Hot Off The (Digital) Press: JIL Volume Three is Out! We are pleased to announce the publication of the third volume of the open-access, peer-reviewed Journal of Islamic Law, a special issue on racial justice and equality. We invite you to digitally explore the third issue which started with one question: how do Islamic legal traditions, whether in theory or in practice, inform contemporary debates on racial justice and equality, particularly with the notable rise of mass incarceration? Exploring this question appeared to us critical in several respects. First, race continues to be a major fault line in today’s world—W. E. B. Dubois’s color line persists. Race also continues to affect the way Black people and other people of color—including many Muslims—are treated on a day-to-day basis. Second, the Black Lives Matter moment brought realist approaches to law out of law reviews and into the mainstream conversation through its focus on structural inequalities, mass incarceration, and the policing of communities of color and immigrants in the United States. No matter what law said it did, one had to look at what it actually did to affect (different segments of) society. Third, Muslims, be it in the United States or in the Global South, were not simply subjects or victims of the law or of its systems. We recognized that they are actors shaping the course of the developments in law and society that touch on racial equality, criminal justice, and equality; and they sometimes draw on Islamic traditions in doing so. We sought to examine how. 


CONTENT: Ḥajj 1443H/2022AD As part of its growing archive of contemporary fatwās and related materials SHARIAsource, features the documents giving voice to the recent decision in Saudi Arabia to assume full control over Ḥajj, the annual Islamic pilgrimage in commemoration of the rites of Abraham, his wife Hagar, and the would-be sacrifice of their son Ishmael. The Kingdom’s Ministry of Hajj and Umrah issued the decision on 6 June 2022, only weeks before hajj season, to require hajj pilgrims from Europe, America, and Australia for this year’s hajj (1443H/2022AD) to petition individually rather than in groups via a new lottery system and to use their portal exclusively, rather than arrange their trips through the local groups that ordinarily lead, educate, and organize tours for Muslims in the West. The Saudi portal is meant to enable visa processing and monitor COVID-19 protocols. We’ve recently added the decision to our portal, and rounded up news about the difficulties that pilgrims faced this year as a result (see our blog’s weekly roundup). Explore them today!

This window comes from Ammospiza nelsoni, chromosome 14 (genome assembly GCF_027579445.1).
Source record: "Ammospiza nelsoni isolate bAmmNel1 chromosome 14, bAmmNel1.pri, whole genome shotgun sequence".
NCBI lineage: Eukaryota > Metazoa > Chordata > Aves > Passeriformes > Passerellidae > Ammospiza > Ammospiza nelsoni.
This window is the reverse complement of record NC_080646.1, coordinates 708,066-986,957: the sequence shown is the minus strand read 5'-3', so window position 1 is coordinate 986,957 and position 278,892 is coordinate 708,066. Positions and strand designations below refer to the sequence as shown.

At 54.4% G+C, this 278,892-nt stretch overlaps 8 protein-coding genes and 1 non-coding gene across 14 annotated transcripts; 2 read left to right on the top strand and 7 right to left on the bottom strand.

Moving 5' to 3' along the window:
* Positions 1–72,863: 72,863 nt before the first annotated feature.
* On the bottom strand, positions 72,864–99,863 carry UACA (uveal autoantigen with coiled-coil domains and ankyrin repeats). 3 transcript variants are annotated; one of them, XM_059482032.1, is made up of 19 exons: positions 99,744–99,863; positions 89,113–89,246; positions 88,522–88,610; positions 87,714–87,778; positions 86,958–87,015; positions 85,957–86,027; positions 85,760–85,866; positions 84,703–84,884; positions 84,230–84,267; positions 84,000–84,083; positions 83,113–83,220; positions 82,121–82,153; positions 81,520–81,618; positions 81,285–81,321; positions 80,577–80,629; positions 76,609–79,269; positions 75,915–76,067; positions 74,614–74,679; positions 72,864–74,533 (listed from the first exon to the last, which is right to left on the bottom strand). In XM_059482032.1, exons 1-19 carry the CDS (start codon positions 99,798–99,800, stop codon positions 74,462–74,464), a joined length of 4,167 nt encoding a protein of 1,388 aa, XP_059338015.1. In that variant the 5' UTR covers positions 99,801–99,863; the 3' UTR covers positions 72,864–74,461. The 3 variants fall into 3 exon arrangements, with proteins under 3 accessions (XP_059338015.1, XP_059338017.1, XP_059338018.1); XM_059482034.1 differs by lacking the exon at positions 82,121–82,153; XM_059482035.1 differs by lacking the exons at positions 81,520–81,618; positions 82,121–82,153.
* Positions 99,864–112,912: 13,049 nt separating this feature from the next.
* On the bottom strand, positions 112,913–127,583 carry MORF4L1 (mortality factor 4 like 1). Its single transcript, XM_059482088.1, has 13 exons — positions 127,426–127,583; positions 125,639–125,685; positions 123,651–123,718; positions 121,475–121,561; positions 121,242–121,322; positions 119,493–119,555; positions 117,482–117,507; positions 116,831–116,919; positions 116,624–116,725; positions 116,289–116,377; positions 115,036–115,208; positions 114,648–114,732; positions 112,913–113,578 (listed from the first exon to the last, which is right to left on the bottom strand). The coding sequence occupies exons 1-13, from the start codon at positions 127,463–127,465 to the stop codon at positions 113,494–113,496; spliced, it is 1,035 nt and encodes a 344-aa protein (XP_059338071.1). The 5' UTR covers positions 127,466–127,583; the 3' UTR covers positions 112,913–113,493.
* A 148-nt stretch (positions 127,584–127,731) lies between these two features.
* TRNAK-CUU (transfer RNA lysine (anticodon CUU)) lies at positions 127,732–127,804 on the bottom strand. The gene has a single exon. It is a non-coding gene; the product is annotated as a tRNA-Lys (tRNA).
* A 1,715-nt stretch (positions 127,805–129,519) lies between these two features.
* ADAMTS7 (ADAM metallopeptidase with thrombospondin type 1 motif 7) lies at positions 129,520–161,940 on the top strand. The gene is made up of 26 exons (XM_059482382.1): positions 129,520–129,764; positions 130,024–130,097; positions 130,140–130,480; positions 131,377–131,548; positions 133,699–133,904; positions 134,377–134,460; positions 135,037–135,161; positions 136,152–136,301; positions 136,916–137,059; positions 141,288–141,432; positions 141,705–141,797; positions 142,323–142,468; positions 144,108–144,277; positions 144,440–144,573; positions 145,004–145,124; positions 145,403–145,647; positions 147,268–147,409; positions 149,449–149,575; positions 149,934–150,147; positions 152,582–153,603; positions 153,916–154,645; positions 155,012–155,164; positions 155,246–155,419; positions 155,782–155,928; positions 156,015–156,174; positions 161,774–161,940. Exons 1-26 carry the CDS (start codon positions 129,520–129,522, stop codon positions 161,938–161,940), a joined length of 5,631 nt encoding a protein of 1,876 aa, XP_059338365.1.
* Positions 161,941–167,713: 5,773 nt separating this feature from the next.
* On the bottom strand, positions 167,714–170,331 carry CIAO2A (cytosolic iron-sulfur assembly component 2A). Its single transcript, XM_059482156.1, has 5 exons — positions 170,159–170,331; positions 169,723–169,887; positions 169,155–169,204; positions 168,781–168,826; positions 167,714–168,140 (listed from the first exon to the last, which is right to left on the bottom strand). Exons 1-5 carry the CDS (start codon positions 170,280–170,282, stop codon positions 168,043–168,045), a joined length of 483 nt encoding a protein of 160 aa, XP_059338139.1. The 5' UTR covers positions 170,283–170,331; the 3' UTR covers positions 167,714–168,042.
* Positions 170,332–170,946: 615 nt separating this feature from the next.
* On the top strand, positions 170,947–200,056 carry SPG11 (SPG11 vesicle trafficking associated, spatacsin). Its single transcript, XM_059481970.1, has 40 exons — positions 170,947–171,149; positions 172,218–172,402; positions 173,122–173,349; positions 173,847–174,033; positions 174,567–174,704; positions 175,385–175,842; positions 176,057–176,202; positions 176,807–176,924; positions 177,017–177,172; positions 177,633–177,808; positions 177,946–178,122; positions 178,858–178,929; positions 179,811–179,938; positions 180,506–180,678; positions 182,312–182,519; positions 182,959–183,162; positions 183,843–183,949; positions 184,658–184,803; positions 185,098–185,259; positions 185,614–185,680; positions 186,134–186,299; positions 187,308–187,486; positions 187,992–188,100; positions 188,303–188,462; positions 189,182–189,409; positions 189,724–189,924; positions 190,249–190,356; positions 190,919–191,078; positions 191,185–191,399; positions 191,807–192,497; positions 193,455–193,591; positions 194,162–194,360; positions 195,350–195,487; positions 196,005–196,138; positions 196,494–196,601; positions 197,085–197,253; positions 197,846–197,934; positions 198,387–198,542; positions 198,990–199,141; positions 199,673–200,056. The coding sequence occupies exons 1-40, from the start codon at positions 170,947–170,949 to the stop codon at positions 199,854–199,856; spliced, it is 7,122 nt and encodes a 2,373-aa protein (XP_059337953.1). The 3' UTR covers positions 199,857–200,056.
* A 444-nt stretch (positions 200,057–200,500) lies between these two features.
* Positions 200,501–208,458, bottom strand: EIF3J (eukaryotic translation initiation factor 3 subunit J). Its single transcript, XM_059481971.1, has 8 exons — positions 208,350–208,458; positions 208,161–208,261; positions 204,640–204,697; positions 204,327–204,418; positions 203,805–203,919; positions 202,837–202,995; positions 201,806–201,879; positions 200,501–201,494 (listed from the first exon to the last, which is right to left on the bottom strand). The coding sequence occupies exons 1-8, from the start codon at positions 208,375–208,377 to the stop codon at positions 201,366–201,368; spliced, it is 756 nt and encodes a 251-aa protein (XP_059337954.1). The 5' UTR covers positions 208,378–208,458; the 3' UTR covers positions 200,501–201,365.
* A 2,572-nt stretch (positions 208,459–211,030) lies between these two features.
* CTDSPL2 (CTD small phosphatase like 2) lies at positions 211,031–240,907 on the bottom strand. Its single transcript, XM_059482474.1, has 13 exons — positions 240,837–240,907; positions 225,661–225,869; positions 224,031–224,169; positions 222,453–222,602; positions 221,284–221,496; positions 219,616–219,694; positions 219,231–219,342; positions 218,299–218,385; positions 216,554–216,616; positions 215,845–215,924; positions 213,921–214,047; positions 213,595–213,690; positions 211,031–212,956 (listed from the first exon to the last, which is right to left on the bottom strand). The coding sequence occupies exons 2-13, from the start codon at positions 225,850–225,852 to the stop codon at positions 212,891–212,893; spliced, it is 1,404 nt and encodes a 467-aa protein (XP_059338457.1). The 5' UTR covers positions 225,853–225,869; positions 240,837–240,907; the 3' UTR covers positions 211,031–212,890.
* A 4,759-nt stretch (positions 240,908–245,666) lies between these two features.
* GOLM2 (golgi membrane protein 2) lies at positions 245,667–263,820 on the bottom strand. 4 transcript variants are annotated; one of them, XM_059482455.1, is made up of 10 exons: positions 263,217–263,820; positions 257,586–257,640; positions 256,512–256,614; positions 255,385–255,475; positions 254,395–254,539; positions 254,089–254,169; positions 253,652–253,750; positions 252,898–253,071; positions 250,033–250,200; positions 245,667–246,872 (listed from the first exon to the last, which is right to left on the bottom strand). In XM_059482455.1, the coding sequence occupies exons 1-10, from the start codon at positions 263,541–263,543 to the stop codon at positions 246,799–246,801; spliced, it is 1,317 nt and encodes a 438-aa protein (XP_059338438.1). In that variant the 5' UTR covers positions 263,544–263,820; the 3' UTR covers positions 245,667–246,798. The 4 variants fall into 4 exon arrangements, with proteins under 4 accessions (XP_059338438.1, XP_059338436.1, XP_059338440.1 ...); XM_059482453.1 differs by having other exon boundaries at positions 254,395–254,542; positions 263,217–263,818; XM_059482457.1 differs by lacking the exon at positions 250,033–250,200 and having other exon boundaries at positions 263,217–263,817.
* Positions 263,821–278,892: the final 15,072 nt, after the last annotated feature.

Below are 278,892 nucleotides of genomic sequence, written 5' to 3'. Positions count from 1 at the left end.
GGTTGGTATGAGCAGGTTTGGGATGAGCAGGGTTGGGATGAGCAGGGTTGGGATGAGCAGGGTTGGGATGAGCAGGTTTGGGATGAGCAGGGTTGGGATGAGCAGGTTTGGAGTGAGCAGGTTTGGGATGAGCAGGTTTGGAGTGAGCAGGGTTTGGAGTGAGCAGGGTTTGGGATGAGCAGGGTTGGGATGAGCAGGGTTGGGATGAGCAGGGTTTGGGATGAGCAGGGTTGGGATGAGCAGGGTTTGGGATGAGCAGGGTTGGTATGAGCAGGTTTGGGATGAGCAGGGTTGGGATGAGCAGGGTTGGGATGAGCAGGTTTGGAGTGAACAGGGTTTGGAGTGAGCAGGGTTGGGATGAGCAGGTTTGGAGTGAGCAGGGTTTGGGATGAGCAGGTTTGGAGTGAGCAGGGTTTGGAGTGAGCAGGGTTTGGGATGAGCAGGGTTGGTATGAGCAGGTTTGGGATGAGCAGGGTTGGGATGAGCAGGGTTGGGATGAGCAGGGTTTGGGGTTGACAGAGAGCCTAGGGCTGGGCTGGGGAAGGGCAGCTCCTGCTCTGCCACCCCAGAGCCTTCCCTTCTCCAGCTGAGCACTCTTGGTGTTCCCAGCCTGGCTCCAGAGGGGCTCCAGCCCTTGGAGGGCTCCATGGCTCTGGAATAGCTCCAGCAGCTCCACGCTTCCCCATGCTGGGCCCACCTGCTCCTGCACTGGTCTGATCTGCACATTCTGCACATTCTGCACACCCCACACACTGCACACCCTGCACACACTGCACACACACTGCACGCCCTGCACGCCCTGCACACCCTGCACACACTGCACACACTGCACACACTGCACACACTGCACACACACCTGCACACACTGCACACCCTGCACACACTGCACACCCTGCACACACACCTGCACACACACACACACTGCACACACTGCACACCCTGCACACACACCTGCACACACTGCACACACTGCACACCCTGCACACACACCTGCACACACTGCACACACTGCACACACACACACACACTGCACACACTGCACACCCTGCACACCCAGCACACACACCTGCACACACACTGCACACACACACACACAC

CONTEXT: Abortion and Islamic Law  As the recent Supreme Court decision made headlines in the United States for removing a constitutional right to abortion, discussions on Islamic legal perspectives on abortion rose to the surface around the world. The tenor of the debates has meant that arguments from Islamic law occasionally appear in difficult conversations about abortion and when life begins as a matter of American constitutional law, and in related discussions internal to the Islamic tradition; there is range of opinions on abortion and life in Islamic law. The Islamic Law Blog has curated a Resource Roundup: Abortion and Islamic Law, a collection of resources meant to shed light on the diversity of arguments in Islamic law and for consideration or comparison to religious law aspects of the debate on the controversy over abortion and the start of life among Muslims. These resources help inform the understanding of Islamic law on its own, and may be relevant to American law at the intersection of religious liberty and free exercise in the current constitutional row.


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